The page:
During this visit, we saw LTTE camps covered with iron plates. Tractors were also parked there. Meantime, we met an Engineer who studied with me at Peradeniya University while they were renovating roads. He coordinated for us. When going to the place, a large group of villagers had gathered. The elephant has fallen into a deep well. When looking from above, the elephant looked small and white. It has been in the well for about 10 days.
It was well lined with granite. Those persons objected to breaking the well. I asked our men to draw water from a nearby well. Later, he found a motor and filled this well from a nearby well. When the water was full, the elephant came up. Then the elephant crawled and came to the land. As soon as it comes out from the well, fallen down lifeless due to weakness.
We gave the elephant 4-5 bottles of saline. Suddenly the elephant got up. We all ran directions where our heads turned. The LTTE cadres also took weapons and ran. I hid behind a tree and I found an LTTE cadre was also there. He started shooting up. After I said not to do so he stopped. Here I took out our repeater gun. LTTE cadre was worried because he had not seen the weapon before. But they were explained that we will carry the repeater gun anyway in such operations. They checked it thoroughly.
Later LTTE They gave us rice with brinjals and bush meat. Although not tasty, it was Ok. We were taken to their so-called political leader. I don’t remember his name now. He gave us a lecture on animal welfare. After leaving there, we came to the army camp. The army was not happy about our journey. When we came back that day, it was around twelve at night. Later I came to know that two people from the LTTE intelligence wing had also searched for details about me.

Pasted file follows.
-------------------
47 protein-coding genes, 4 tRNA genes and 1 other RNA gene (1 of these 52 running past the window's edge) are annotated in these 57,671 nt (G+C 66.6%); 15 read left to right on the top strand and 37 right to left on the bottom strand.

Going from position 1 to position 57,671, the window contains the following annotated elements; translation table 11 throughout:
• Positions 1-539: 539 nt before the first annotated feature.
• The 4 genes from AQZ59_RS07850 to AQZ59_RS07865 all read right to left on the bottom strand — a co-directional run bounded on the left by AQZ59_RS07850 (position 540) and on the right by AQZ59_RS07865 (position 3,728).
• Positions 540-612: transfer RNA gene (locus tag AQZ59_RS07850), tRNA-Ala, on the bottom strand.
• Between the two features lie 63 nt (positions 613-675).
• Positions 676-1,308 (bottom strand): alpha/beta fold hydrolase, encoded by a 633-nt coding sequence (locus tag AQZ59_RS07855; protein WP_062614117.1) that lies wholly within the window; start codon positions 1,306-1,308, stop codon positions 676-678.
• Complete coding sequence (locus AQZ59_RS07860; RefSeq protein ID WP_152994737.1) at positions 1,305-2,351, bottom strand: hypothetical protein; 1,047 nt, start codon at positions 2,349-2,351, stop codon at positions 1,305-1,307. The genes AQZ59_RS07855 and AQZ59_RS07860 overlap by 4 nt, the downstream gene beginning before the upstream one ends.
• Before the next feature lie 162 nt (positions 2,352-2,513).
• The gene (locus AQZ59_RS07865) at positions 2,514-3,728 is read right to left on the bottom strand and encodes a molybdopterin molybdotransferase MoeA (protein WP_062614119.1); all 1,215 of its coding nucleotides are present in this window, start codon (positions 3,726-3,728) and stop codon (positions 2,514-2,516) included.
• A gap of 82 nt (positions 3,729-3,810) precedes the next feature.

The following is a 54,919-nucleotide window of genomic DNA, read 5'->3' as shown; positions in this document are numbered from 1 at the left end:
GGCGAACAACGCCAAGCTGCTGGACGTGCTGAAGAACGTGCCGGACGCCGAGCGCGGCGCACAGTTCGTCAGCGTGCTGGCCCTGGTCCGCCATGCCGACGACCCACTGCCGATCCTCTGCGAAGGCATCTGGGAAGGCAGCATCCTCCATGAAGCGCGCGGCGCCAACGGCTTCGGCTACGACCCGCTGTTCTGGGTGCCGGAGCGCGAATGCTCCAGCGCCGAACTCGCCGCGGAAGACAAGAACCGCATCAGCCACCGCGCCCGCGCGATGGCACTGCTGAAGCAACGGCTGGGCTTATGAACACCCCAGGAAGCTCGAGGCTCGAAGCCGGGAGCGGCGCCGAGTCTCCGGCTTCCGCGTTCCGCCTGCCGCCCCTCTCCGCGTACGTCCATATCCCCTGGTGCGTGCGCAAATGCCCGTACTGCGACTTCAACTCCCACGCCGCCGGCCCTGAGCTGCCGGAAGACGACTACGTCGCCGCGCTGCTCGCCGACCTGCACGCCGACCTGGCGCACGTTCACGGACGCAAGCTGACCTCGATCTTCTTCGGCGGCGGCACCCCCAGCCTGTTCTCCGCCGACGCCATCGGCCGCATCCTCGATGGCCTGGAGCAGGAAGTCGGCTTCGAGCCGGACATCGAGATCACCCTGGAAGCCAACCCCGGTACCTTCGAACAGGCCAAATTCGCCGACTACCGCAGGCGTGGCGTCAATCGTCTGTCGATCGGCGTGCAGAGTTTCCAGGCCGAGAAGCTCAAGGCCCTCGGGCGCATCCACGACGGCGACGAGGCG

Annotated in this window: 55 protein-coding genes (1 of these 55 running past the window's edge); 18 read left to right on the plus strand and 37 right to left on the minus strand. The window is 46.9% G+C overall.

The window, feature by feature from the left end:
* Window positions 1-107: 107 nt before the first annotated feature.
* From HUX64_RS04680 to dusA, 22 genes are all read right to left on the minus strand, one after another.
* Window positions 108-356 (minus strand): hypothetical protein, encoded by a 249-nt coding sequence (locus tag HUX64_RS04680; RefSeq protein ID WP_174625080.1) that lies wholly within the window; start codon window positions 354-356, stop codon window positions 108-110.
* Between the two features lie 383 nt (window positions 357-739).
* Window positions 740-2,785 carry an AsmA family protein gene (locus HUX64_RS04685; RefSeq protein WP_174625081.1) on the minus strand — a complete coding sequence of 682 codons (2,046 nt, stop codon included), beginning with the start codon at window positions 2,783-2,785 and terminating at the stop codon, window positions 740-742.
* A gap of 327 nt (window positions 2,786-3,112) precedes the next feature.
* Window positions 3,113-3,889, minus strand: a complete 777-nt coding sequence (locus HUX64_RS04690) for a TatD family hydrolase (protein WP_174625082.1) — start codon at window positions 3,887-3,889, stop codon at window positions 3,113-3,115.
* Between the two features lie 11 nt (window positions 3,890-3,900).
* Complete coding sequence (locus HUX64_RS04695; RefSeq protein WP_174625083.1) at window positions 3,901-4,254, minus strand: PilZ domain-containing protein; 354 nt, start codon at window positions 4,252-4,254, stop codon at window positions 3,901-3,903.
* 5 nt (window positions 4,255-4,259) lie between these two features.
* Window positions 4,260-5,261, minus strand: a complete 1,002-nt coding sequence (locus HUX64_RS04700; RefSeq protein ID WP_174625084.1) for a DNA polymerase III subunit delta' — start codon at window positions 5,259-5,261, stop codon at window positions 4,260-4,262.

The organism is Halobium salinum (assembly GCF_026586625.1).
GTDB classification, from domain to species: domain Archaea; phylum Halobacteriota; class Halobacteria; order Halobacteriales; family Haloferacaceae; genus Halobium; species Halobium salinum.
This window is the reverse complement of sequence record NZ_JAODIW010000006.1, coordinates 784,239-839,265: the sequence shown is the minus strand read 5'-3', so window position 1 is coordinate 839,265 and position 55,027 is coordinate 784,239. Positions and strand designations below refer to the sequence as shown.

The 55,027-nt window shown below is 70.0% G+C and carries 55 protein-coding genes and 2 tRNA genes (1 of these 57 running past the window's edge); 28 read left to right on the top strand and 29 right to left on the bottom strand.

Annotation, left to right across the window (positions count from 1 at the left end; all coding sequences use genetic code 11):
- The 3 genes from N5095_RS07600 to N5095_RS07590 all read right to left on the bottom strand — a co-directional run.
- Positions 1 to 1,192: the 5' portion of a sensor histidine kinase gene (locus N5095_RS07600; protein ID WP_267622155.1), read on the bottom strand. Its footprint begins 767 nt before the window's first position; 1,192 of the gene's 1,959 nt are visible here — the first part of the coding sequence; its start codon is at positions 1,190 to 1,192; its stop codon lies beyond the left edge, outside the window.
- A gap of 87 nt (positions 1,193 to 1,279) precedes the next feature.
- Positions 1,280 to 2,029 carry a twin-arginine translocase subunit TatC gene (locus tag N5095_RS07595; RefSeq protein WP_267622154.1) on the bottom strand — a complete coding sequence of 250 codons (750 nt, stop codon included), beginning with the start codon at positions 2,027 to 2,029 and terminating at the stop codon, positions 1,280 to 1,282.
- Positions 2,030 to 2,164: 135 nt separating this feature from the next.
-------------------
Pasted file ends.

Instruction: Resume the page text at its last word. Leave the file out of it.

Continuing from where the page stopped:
These two events are among unforgettable wild memories of my life.
Mr. ChandanaJayasinghe, was selected for the service of the Wildlife Department through a competitive examination and joined the service as a veterinarian on 01.10.2004, he completed his veterinary degree from University of Peradeniya. A post graduate in environmental science, Mr. Jayasinghe also completed a Diploma in ‘Wildlife & Rehabilitation’ in USA.
Veterinary Surgeon Mr. ChandanaJayasinghe, who works in a remote area in Anuradhapura North-West and a Northern area, has a wealth of experience in field of Wildlife.
He is a father of two sons and a daughter. His wife Kalani works as a dance teacher at Central College, Anuradhapura, while both of his two sons study at St. Joseph’s College and daughter at Swarnapali Girls’ College.
Their address is 186/1, SubhasadhakaMawatha, Vijaypura, Anuradhapura.
Designated as a sanctuary on June 28, 1968 under the Fauna and Flora Protection Ordinance, 1937, the Madhu Road area is located about 25 kilometers East of Mannar in the Northern Province of Sri Lanka. The sanctuary covers an area of 103 square miles and is located in the Mantai East, Mantai South, Chenkalaveddy and Vavuniya South (Tamil) Divisional Secretariat Divisions of Mannar, Mullaitivu and Vavuniya Districts of the Northern Province. After the end of the civil war in Sri Lanka, in view of illegal sand mining, soil removal and development activities spread without government control, several sanctuaries in the Northern Province were planned to be turned into National Parks. Accordingly, it was recommended by the Joint Strategic Environmental Assessment of the Northern Province, which was published by the government in October 2014, with the support of the United Nations Development Program and the United Nations Environment Program (UNDP), the Madu Road Sanctuary and its surrounding forests, except for developed areas, are designated as National Park. Accordingly, recognizing its biodiversity, the government declared Madupara, Adam’s Bridge, Chundikkulam and Delft Forests as National Parks. Accordingly, Madupara Sanctuary with an area of 163,067.39 hectares has been gazetted as a National Park on 22 June 2015 under No.1920/3.